Questions are being asked after a power cut paralysed central Wellington and brought Parliament to a standstill, including the underground Civil Defence bunker supposed to be the nerve centre for disaster planning.
An angry Prime Minister Helen Clark said the situation was ridiculous after it was revealed that an emergency generator at Parliament had failed after the power cut, just before midday yesterday.
Nearly a dozen people were trapped in lifts and thousands of bus passengers had to switch transport during the blackout.
Politicians, judges, retailers and office workers were among 14,000 Vector power customers plunged into darkness after a failure at Transpower's Wilton substation.
Miss Clark confirmed the power went out as ministers were about to head into the windowless 10th-floor Beehive Cabinet room.
A standby generator briefly started when power failed but then stopped. With stairways in "total darkness" and the lifts not working, Parliament was effectively at a standstill till the power came back on 17 minutes later.
Miss Clark's office later confirmed that the failure extended to the Civil Defence bunker.
But she said when the power failed she was more concerned about the Cabinet room being plunged into darkness. "It's ridiculous."
Transpower spokeswoman Rebecca Wilson said a transformer failed at the substation supplying some of the CBD and northern suburbs. The cause was not known.
Go Wellington spokeswoman Fiona Gibb said 63 trolley buses ground to a halt, affecting "a few thousand" passengers.
Wadestown, Wilton and parts of the lower CBD were affected.
All four parliamentary buildings were without power.
Parliamentary Service general manager Geoff Thorn said six people were trapped in lifts. Some "fairly large" back-up generators were about to start up when the power came back on.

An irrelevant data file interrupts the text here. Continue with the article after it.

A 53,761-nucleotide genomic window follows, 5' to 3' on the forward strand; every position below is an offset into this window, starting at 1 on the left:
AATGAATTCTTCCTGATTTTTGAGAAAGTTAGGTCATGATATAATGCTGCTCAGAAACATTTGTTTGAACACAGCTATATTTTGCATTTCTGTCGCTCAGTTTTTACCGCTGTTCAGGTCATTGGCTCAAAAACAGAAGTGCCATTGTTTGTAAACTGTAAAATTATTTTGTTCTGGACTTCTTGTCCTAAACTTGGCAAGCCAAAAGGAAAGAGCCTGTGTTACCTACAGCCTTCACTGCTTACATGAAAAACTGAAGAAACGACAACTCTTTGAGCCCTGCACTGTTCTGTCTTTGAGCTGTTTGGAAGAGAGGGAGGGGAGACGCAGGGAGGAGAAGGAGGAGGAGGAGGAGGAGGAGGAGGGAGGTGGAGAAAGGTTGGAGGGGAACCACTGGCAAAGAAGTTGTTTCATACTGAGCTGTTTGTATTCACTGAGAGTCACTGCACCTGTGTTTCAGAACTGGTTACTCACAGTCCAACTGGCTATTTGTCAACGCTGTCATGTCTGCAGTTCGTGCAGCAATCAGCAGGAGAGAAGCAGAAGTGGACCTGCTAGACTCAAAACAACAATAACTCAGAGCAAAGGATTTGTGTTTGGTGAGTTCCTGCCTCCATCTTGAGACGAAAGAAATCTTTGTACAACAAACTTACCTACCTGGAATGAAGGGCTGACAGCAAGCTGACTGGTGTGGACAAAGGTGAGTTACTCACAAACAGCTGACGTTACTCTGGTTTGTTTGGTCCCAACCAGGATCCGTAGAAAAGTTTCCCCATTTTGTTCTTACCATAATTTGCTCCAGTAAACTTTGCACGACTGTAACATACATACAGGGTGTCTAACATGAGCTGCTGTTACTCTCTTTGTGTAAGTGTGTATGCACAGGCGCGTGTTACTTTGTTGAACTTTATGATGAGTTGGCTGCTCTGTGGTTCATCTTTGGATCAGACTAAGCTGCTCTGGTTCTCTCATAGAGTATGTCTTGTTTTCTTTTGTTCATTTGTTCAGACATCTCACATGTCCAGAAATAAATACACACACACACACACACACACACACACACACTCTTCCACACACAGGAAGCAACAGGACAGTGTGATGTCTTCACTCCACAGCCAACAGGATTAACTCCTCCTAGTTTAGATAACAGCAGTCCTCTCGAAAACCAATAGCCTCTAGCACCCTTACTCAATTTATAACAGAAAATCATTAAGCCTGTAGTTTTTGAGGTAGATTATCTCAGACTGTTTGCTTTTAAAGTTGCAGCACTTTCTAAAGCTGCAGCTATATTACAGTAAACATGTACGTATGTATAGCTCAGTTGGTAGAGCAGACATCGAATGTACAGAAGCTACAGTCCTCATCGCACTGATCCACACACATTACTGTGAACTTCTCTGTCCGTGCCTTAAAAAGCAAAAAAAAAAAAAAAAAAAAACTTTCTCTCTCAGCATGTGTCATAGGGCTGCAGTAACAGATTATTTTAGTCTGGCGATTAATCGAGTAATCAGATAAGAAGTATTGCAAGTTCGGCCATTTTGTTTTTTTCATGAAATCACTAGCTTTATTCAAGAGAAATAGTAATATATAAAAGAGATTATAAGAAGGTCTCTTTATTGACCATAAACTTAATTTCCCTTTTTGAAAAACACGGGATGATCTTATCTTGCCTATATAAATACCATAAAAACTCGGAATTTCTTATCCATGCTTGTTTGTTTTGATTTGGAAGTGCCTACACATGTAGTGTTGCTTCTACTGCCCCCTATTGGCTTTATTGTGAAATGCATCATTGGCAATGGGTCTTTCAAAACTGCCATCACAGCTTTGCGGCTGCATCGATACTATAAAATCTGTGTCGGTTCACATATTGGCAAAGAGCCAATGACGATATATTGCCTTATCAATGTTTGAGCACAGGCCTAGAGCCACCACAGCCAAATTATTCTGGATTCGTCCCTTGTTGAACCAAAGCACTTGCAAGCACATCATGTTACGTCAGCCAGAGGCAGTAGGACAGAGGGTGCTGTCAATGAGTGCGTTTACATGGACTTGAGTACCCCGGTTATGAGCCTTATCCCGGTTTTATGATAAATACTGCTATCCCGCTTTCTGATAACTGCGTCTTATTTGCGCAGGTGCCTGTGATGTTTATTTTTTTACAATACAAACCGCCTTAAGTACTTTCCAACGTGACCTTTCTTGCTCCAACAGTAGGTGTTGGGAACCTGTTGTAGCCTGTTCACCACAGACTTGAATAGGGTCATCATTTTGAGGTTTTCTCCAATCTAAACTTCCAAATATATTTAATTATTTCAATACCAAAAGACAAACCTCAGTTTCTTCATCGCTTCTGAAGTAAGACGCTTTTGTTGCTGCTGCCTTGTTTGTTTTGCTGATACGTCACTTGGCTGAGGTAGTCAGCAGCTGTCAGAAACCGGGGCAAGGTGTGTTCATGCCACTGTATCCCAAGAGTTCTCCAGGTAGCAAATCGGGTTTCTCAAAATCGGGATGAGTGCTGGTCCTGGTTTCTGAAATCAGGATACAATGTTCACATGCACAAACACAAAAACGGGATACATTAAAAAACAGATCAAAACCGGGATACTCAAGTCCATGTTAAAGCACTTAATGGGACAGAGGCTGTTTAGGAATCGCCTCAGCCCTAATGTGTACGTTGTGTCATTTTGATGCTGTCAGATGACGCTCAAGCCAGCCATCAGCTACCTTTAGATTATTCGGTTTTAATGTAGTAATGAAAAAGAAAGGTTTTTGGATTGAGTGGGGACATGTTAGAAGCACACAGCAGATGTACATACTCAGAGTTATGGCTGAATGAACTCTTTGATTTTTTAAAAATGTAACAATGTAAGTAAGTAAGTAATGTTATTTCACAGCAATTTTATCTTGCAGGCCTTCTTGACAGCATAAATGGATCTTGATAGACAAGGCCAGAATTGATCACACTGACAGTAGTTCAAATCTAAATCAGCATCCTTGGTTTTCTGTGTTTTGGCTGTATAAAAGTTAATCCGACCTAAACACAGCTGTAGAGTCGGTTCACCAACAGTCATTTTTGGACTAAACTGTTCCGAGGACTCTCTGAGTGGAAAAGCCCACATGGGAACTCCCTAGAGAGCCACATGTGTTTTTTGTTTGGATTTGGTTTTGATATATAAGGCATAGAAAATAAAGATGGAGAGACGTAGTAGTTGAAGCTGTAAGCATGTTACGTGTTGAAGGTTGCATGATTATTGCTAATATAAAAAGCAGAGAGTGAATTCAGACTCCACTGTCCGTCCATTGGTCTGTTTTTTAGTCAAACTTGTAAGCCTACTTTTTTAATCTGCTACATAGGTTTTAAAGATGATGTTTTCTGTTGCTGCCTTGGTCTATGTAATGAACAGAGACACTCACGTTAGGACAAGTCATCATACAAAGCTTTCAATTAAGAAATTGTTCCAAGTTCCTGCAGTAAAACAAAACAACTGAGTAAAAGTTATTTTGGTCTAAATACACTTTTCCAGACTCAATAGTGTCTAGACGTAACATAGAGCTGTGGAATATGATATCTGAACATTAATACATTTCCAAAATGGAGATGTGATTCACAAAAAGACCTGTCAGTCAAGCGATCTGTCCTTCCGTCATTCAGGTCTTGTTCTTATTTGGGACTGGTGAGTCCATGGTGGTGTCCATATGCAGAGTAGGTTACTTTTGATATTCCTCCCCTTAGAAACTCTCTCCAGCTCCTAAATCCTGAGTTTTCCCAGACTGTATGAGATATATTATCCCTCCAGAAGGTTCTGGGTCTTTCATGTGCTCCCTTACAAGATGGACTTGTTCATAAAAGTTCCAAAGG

A website launch in the lead-up to World Environment Day by Education Minister Chris Carter had to be cancelled.
Topp Darukanprut, from Native Thai restaurant In Willis St, said the failure came as he prepared for the lunchtime rush.
"We lost everything. Our eftpos didn't work. We would probably have lost a bit of business because it was such a bad time for it to happen and is quite annoying."
Four people were trapped in a Grand Chancellor James Cook hotel lift. Central city fire crews freed a woman stuck in the Metro Building lift in Thorndon Quay.
Power was fully restored by 12.15pm.
The power cut stopped parts of Citylink's high-speed telecommunications network, causing frustration for Internet users well into the afternoon.
Internet users reported websites, including stuff.co.nz, were slow or impossible to load.
Citylink managing director Neil de Wit said the outage caused problems on its network, a high-speed fibre-optic network used by many businesses and government agencies in the CBD. The network was fully restored soon after 3pm.
Last year electricity company Vector was in the firing line when four power cuts in a week hit pre-Christmas trading in central Wellington.
Calls for Vector to provide compensation fell on deaf ears despite backing from the Retailers Association and Wellington Regional Chamber of Commerce.
Yesterday chamber chief executive Charles Finny said he would be talking to Transpower.
- © Fairfax NZ News
How important is NZ's anti-nuclear policy to you?Related story: It's all good, just don't mention the nukes
A different life for Tess
Will Yahoo ruin Tumblr?
Breaking Bad is back!
The vanilla Budget
A day of building in time-lapse video
The cookbooks that made me
Monarch magical mystery tour
Microsoft reveals Xbox One
Born Sandy Devotional
Books you should read ... in your 20s
The groom's perspective of weddings